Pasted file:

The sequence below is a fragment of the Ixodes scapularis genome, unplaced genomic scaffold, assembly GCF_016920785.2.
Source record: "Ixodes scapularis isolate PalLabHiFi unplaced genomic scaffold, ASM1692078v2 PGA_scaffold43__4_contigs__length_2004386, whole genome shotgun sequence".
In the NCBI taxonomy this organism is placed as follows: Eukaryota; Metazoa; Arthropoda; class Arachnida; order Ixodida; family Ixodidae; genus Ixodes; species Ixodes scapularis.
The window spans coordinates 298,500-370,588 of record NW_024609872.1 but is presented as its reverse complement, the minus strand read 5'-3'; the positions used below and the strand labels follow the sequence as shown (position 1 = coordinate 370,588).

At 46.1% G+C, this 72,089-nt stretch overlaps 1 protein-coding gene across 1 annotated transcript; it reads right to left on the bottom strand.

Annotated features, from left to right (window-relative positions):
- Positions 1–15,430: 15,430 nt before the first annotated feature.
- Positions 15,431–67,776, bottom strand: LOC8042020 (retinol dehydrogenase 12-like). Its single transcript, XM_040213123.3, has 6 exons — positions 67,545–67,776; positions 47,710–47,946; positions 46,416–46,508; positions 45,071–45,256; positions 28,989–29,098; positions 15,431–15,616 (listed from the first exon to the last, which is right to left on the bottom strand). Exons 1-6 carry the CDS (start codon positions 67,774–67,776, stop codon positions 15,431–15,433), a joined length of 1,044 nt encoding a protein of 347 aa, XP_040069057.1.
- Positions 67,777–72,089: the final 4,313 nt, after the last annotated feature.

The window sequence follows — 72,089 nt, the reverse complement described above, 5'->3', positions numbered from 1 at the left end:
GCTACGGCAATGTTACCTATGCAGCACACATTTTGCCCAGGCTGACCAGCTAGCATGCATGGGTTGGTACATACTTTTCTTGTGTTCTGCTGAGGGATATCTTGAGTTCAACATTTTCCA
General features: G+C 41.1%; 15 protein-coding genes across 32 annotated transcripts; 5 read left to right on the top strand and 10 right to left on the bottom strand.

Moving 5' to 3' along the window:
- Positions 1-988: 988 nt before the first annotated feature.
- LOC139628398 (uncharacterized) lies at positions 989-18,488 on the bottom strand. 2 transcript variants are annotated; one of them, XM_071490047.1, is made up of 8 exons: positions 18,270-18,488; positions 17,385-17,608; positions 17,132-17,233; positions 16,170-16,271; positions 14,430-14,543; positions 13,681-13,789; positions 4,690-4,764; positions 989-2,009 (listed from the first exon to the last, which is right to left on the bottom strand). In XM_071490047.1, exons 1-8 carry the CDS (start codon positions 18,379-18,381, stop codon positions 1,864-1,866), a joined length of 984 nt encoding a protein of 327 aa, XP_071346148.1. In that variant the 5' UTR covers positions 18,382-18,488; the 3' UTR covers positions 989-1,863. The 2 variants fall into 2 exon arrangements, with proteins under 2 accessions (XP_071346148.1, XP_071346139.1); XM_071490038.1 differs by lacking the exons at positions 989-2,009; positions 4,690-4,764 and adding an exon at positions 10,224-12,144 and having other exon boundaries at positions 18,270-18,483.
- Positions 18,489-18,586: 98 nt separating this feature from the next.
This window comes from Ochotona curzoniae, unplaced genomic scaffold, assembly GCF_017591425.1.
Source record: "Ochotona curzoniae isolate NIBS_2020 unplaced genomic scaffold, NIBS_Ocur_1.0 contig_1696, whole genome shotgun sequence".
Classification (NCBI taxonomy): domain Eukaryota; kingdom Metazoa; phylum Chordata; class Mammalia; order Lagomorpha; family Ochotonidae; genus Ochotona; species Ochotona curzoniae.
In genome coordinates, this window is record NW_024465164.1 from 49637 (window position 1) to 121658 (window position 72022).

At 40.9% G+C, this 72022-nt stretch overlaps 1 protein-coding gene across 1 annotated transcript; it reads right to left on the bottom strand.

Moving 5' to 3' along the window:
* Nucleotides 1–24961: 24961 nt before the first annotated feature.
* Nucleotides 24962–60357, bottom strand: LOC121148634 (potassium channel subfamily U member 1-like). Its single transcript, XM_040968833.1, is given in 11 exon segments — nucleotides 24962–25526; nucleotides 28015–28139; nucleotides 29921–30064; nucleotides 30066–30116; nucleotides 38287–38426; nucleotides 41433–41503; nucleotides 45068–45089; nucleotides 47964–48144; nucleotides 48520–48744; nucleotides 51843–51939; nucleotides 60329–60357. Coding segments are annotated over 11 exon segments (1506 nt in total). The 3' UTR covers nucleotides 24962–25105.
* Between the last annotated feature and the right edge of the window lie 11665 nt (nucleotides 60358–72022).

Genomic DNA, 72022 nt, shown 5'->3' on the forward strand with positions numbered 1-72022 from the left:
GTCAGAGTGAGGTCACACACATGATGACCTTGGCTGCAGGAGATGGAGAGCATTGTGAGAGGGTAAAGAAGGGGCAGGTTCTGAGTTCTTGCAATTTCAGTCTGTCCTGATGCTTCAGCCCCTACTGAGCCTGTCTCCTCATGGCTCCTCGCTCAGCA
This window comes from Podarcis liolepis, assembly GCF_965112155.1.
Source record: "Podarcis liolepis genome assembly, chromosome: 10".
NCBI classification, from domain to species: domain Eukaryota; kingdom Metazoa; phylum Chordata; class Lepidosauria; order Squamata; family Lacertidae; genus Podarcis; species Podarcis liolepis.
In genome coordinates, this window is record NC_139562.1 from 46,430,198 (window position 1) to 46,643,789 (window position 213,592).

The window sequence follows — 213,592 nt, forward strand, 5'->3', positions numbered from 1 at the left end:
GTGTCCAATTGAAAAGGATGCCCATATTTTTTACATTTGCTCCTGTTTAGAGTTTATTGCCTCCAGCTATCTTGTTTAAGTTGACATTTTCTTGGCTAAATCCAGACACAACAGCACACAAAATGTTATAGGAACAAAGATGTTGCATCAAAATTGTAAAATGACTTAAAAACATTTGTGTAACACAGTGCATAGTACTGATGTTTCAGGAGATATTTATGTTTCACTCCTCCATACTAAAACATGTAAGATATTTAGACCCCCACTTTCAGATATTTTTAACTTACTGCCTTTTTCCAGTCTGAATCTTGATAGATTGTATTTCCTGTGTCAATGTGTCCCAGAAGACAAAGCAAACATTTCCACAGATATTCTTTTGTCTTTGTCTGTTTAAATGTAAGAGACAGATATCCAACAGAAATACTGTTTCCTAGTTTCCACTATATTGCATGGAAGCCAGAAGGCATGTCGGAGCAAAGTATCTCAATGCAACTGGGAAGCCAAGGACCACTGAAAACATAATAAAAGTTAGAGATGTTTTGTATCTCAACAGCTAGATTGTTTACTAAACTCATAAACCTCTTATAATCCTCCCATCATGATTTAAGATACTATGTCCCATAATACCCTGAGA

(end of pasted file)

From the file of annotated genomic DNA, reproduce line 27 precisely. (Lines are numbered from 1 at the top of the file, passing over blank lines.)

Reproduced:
GTCAGAGTGAGGTCACACACATGATGACCTTGGCTGCAGGAGATGGAGAGCATTGTGAGAGGGTAAAGAAGGGGCAGGTTCTGAGTTCTTGCAATTTCAGTCTGTCCTGATGCTTCAGCCCCTACTGAGCCTGTCTCCTCATGGCTCCTCGCTCAGCA